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SPEED BONNIE BOAT TO GET BAND TO THE STAGE
16 Jul 2012
Scots band Sketch pushed the boat out to ensure they didn’t miss a headlining slot at an island music festival.
The group were running late for their Saturday night starring role on the Island Stage at the Hebridean Celtic Festival in Stornoway after being delayed returning from Canada.
Having made it to Ullapool they realised the scheduled ferry service would not get them to Lewis on time for their gig and so hired a fast RIB (rigid inflatable boat) to take them over the Minch.
They arrived cold and soaked after a two and a half hour crossing just 15 minutes late for the concert and proceeded to play for over an hour.
Band member Iain Copeland, who had travelled separately from the four others and arrived in Lewis on Friday, said: “They made quite an entrance and despite being quite wet and a bit shell-shocked went straight on stage. They were fantastic considering what they had been through.
“In the circumstances it was a miracle the gig was delayed only 15 minutes. It was all worth it because HebCelt is our favourite festival and we got a great reception from the audience.”
The sea crossing was the last leg of a lengthy week of travelling for Sketch who had played gigs in Vancouver and Winnipeg before flying back to Scotland.
Meanwhile, organisers of the HebCelt festival – which was headlined by The Waterboys, The Proclaimers and Kassidy - said it has enjoyed one of its most successful- and driest- events.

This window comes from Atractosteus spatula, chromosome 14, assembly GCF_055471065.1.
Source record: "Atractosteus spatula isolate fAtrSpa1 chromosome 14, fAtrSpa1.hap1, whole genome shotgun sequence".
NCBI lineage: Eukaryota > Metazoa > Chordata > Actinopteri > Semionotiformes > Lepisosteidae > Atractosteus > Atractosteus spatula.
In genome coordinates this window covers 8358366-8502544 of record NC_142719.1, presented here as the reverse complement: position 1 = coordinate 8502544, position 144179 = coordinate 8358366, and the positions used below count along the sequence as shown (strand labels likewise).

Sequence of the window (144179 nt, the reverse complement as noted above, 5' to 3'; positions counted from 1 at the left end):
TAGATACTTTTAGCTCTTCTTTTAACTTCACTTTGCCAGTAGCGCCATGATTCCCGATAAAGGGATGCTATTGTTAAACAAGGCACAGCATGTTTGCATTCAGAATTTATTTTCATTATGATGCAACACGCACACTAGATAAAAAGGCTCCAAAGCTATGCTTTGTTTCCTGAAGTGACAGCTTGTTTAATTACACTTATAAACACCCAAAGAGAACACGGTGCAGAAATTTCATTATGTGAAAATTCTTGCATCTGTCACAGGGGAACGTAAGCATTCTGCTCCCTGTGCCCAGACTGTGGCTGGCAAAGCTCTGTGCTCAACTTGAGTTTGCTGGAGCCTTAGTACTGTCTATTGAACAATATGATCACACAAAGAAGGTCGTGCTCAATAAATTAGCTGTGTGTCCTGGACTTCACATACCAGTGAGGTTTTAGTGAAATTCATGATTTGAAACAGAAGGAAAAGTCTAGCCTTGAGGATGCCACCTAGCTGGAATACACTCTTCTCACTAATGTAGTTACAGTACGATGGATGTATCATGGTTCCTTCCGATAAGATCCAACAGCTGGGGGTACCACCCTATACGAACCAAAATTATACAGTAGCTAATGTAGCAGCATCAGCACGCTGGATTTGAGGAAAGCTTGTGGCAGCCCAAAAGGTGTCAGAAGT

Ticket sales were up 7 per cent on last year, when 14,500 people attended, and sales of merchandise were up 38 per cent.
While other festivals, including T in the Park and the Isle of Wight, were held in torrential downpours which reduced arenas to mudbaths, the 17th HebCelt experienced its driest year ever and Scottish Water even issued advice to islanders to use water wisely due to the absence of rain.
The Outer Hebrides has enjoyed a sustained heat-wave without significant rain for over two months and only light showers broke the drought at the weekend.
This year visitors from 19 different countries travelled to the Hebrides and festival director Caroline Maclennan said she was delighted with the attendance and the continuing popularity of HebCelt while other festivals have been hit by economic problems.
She said: “This was another hugely successful year for HebCelt. Our unique setting and mixture of established names and promising new acts is a winning combination which seems to strike the right chord with our audience.
“Next year is our 18th birthday which is a significant milestone for the event and we are already thinking of how we can make that event even more special.”
Visitors from Algeria, Australia, Austria, Belgium, Canada, France, Germany, Hong Kong, Japan, Netherlands, New Zealand, Norway, Romania, Singapore, Spain, Sweden, Switzerland, Thailand and the US made the journey to Lewis as well as many from across the UK.
Due to the influx of numbers, an appeal was made to local people to help accommodate visitors. Caledonian MacBrayne also provided an extra ferry service between Stornoway and Ullapool early yesterday to cope with the traffic returning to the mainland at the end of the festival.
The overseas contingent helped swell the ranks of the 120-strong volunteer army which worked behind the scenes, contributing over 3,500 unpaid man hours over the course of the four days.
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